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Professionals

A home educated child doing a science experiment

The choice of how to educate a child is that of the parent, provided that the education is suitable to the child’s ‘age, ability, aptitude and to any special educational needs (the child) may have’. In law this is catered for by s7 of the Education Act 1996.

Parents can and do decide to home educate their children at any stages of the child’s education. For most parents, the choice to home educate is a lifestyle choice, requiring significant commitment in terms of time and resources; it is not something that parents generally decide to do without a great deal of research and thought.

Professionals naturally want to act professionally and appropriately in all circumstances. Home education is not something which is usually covered during professional training, which can make it difficult to know how to proceed, when coming into contact with home educating families in the course of their duties.

This information relates to England and Wales and is based on professional legal advice.

General points for professionals to consider

Reasonable cause for concern that any child is at risk of significant harm, should be referred to children’s social services, regardless of the education status of the child.

Data obtained by professionals must not be shared unless GDPR exemptions apply.

Data can also be subject to protection under the Human Rights Act 1998.

Home educated children and their families are:

  • not required to seek permission from any public body to home educate;
  • not a safeguarding concern and a home educated child is not a vulnerable child by virtue of being home educated;
  • not required by law to have professional oversight;
  • engaging in education, not ‘out of school’ or ‘missing education’;
  • entitled to be in a public place during normal school hours;
  • neither hidden, nor invisible, but are uniquely visible.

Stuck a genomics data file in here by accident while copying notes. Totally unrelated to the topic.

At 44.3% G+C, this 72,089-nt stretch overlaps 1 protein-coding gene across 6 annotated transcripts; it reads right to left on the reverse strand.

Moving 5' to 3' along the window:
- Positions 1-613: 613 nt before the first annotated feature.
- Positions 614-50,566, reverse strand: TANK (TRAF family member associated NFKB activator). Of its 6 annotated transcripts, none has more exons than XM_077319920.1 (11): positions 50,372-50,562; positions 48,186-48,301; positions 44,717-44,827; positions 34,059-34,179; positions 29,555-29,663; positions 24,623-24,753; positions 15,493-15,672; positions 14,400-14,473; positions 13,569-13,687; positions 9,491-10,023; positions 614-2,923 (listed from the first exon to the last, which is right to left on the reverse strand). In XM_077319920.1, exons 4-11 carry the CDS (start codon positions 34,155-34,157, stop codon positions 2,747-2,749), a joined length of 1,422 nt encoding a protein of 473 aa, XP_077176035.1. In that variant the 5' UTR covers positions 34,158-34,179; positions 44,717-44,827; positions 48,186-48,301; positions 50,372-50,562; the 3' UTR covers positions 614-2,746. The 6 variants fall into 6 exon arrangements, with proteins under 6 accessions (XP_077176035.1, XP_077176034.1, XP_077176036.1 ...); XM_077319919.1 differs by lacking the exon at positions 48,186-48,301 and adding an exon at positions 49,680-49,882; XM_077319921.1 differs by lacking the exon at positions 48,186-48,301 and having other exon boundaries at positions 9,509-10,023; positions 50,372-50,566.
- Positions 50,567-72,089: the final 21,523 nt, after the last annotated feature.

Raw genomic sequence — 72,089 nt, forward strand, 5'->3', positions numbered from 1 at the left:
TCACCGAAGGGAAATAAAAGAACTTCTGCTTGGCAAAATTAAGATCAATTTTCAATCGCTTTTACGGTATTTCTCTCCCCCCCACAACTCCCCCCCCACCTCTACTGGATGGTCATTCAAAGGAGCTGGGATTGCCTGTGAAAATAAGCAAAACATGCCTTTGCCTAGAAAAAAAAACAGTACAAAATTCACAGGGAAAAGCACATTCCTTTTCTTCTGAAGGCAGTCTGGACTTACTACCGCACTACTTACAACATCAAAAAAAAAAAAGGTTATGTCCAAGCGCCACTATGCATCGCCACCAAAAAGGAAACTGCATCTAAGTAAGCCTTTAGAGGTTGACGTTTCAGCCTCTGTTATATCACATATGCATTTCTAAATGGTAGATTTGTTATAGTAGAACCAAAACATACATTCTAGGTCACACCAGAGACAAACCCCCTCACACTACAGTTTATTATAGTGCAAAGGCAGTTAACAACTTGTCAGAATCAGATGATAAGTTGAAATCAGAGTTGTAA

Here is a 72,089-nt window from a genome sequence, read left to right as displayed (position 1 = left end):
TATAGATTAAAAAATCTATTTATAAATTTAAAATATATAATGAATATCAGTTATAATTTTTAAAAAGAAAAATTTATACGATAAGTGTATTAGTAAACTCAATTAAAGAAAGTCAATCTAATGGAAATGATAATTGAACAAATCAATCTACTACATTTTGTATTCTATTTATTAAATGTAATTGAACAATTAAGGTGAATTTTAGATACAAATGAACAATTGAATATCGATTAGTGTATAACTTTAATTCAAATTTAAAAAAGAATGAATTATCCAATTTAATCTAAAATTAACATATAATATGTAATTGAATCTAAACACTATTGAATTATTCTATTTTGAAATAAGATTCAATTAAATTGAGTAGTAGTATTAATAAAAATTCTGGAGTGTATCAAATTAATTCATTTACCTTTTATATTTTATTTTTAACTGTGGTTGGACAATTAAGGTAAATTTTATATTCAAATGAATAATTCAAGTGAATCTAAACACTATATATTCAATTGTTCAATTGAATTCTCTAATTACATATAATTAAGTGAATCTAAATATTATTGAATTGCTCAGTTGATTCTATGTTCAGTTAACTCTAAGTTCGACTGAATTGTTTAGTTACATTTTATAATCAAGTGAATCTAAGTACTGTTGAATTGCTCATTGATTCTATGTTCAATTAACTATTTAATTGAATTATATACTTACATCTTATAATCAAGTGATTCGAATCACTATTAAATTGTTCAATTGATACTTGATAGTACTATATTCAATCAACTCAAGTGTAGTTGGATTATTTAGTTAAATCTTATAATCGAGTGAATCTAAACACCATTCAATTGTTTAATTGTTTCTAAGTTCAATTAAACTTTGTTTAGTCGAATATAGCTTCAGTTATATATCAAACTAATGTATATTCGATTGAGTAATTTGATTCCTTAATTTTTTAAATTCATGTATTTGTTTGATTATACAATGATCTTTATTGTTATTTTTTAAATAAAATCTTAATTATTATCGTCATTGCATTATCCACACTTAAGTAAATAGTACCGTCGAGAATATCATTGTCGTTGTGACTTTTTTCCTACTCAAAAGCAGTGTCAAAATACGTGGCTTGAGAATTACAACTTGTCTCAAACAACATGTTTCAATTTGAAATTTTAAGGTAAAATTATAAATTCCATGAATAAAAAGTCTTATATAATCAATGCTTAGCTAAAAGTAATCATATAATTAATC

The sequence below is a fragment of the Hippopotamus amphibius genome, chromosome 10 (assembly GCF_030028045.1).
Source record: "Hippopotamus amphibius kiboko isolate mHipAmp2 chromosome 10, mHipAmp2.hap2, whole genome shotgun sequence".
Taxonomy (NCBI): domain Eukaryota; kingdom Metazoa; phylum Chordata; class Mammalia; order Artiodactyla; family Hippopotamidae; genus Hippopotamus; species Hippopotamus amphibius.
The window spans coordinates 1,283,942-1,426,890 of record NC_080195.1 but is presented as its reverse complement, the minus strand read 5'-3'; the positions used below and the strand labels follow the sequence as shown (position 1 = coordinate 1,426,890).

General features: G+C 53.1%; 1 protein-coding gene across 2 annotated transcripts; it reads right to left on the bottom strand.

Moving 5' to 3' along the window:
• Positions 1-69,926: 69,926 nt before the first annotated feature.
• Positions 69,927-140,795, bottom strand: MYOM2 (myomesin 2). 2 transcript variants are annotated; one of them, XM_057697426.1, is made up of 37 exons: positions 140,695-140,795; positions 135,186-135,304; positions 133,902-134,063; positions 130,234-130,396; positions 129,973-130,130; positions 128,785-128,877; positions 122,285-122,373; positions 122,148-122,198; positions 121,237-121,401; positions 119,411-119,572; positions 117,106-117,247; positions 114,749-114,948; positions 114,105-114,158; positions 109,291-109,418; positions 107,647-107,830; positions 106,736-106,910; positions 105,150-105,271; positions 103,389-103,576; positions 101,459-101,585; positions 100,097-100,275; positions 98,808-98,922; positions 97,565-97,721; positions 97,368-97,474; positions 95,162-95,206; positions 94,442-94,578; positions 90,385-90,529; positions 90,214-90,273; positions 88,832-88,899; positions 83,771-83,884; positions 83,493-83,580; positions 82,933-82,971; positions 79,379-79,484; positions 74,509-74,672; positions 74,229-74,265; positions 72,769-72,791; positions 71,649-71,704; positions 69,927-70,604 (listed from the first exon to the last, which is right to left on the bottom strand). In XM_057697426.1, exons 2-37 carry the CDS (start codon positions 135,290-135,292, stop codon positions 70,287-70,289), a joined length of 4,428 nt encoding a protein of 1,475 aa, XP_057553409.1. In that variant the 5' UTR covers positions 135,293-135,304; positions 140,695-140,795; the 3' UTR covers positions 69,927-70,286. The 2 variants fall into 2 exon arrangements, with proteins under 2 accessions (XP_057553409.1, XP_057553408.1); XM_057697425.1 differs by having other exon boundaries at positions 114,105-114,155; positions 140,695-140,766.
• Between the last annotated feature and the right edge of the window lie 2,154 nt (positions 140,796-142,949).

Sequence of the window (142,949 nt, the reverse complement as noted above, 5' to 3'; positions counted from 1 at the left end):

Information for Specific Professionals

Our full information for teachers and other school staff can be found here.

Points to note, in addition to the general points, are:

  • No consent is required to home educate a child unless the school is a special school, or the child is subject to a school attendance order.
  • Parent(s) must notify the school in writing that they are withdrawing the child, although only one parent need notify the school.
  • If the parent has not given notice to the school the child may be a child missing education.
  • Schools must act promptly on notifications of withdrawal and remove the child from the roll. A school may not legally delay removal of the child from the school roll for any reason.
  • The parent need not give a reason for their decision.
  • The parent is under no obligation to meet with the teacher or any other staff and staff should not seek to dissuade the parent from home educating.
  • Most often a choice to home educate a child is not a reflection upon the teacher, or school.

Our full information for social workers can be found here.

Points to note, in addition to the general points, are:

  • Parents understand that the social worker must follow up any referral.
  • Social workers have a role in educating others, including schools and education officers, to the fact that home education is not a safeguarding issue.
  • Despite home educated children having a higher rate of referral to Children’s Social Services, they have a similar, or lower rate of child protection plans.